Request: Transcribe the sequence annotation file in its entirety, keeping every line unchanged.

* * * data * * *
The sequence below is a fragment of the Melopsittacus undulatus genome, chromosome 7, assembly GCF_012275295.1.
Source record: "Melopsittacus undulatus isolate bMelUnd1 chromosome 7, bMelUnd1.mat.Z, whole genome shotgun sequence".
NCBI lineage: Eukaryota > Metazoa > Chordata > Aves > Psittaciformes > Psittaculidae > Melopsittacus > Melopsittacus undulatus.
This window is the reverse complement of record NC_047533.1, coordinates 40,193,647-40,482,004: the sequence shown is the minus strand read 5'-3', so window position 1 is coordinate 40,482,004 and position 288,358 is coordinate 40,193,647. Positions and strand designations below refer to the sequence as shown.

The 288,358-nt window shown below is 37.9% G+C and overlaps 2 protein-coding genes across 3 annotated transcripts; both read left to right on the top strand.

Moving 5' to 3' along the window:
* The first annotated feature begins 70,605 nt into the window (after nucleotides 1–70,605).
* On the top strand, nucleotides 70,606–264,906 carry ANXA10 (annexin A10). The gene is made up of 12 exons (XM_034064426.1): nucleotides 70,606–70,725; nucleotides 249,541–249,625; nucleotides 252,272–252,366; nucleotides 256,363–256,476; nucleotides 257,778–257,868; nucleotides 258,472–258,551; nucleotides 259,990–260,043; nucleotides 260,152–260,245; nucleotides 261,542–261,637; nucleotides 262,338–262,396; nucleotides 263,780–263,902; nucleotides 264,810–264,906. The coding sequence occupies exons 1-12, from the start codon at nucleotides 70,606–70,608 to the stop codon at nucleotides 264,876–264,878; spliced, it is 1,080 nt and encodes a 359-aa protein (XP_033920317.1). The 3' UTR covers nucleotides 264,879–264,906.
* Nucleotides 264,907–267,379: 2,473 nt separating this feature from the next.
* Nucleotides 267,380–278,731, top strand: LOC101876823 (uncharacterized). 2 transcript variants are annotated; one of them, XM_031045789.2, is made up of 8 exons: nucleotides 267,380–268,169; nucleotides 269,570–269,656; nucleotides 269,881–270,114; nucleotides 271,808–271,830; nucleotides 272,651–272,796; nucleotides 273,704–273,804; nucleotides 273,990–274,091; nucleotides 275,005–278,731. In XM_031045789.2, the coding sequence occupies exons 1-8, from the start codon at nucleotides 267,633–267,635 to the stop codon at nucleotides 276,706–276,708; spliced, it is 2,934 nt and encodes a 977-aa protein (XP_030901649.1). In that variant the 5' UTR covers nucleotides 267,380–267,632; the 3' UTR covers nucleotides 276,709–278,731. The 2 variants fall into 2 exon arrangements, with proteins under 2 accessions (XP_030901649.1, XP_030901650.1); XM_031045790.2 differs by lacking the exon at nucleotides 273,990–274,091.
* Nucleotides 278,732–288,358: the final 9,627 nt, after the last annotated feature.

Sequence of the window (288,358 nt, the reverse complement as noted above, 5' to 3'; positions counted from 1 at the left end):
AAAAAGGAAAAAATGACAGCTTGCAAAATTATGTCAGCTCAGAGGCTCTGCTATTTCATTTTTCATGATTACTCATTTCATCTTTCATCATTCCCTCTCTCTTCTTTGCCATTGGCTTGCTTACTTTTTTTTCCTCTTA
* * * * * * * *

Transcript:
The sequence below is a fragment of the Melopsittacus undulatus genome, chromosome 7, assembly GCF_012275295.1.
Source record: "Melopsittacus undulatus isolate bMelUnd1 chromosome 7, bMelUnd1.mat.Z, whole genome shotgun sequence".
NCBI lineage: Eukaryota > Metazoa > Chordata > Aves > Psittaciformes > Psittaculidae > Melopsittacus > Melopsittacus undulatus.
This window is the reverse complement of record NC_047533.1, coordinates 40,193,647-40,482,004: the sequence shown is the minus strand read 5'-3', so window position 1 is coordinate 40,482,004 and position 288,358 is coordinate 40,193,647. Positions and strand designations below refer to the sequence as shown.

The 288,358-nt window shown below is 37.9% G+C and overlaps 2 protein-coding genes across 3 annotated transcripts; both read left to right on the top strand.

Moving 5' to 3' along the window:
* The first annotated feature begins 70,605 nt into the window (after nucleotides 1–70,605).
* On the top strand, nucleotides 70,606–264,906 carry ANXA10 (annexin A10). The gene is made up of 12 exons (XM_034064426.1): nucleotides 70,606–70,725; nucleotides 249,541–249,625; nucleotides 252,272–252,366; nucleotides 256,363–256,476; nucleotides 257,778–257,868; nucleotides 258,472–258,551; nucleotides 259,990–260,043; nucleotides 260,152–260,245; nucleotides 261,542–261,637; nucleotides 262,338–262,396; nucleotides 263,780–263,902; nucleotides 264,810–264,906. The coding sequence occupies exons 1-12, from the start codon at nucleotides 70,606–70,608 to the stop codon at nucleotides 264,876–264,878; spliced, it is 1,080 nt and encodes a 359-aa protein (XP_033920317.1). The 3' UTR covers nucleotides 264,879–264,906.
* Nucleotides 264,907–267,379: 2,473 nt separating this feature from the next.
* Nucleotides 267,380–278,731, top strand: LOC101876823 (uncharacterized). 2 transcript variants are annotated; one of them, XM_031045789.2, is made up of 8 exons: nucleotides 267,380–268,169; nucleotides 269,570–269,656; nucleotides 269,881–270,114; nucleotides 271,808–271,830; nucleotides 272,651–272,796; nucleotides 273,704–273,804; nucleotides 273,990–274,091; nucleotides 275,005–278,731. In XM_031045789.2, the coding sequence occupies exons 1-8, from the start codon at nucleotides 267,633–267,635 to the stop codon at nucleotides 276,706–276,708; spliced, it is 2,934 nt and encodes a 977-aa protein (XP_030901649.1). In that variant the 5' UTR covers nucleotides 267,380–267,632; the 3' UTR covers nucleotides 276,709–278,731. The 2 variants fall into 2 exon arrangements, with proteins under 2 accessions (XP_030901649.1, XP_030901650.1); XM_031045790.2 differs by lacking the exon at nucleotides 273,990–274,091.
* Nucleotides 278,732–288,358: the final 9,627 nt, after the last annotated feature.

Sequence of the window (288,358 nt, the reverse complement as noted above, 5' to 3'; positions counted from 1 at the left end):
AAAAAGGAAAAAATGACAGCTTGCAAAATTATGTCAGCTCAGAGGCTCTGCTATTTCATTTTTCATGATTACTCATTTCATCTTTCATCATTCCCTCTCTCTTCTTTGCCATTGGCTTGCTTACTTTTTTTTCCTCTTA